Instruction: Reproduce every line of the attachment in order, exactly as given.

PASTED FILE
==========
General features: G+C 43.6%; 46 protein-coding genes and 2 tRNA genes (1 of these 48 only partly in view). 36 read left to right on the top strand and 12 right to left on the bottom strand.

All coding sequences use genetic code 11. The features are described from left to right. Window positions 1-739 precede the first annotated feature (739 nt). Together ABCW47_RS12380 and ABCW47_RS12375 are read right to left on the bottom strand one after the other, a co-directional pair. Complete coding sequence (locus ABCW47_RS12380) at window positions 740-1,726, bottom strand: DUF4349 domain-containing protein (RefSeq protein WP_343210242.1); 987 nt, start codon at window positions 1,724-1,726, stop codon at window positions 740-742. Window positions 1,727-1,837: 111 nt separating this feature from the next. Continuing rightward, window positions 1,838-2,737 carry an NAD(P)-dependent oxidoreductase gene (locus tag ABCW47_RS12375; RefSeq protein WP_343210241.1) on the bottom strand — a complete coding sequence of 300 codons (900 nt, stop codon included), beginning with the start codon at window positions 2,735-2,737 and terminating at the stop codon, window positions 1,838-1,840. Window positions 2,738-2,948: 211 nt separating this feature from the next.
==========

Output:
General features: G+C 43.6%; 46 protein-coding genes and 2 tRNA genes (1 of these 48 only partly in view). 36 read left to right on the top strand and 12 right to left on the bottom strand.

All coding sequences use genetic code 11. The features are described from left to right. Window positions 1-739 precede the first annotated feature (739 nt). Together ABCW47_RS12380 and ABCW47_RS12375 are read right to left on the bottom strand one after the other, a co-directional pair. Complete coding sequence (locus ABCW47_RS12380) at window positions 740-1,726, bottom strand: DUF4349 domain-containing protein (RefSeq protein WP_343210242.1); 987 nt, start codon at window positions 1,724-1,726, stop codon at window positions 740-742. Window positions 1,727-1,837: 111 nt separating this feature from the next. Continuing rightward, window positions 1,838-2,737 carry an NAD(P)-dependent oxidoreductase gene (locus tag ABCW47_RS12375; RefSeq protein WP_343210241.1) on the bottom strand — a complete coding sequence of 300 codons (900 nt, stop codon included), beginning with the start codon at window positions 2,735-2,737 and terminating at the stop codon, window positions 1,838-1,840. Window positions 2,738-2,948: 211 nt separating this feature from the next.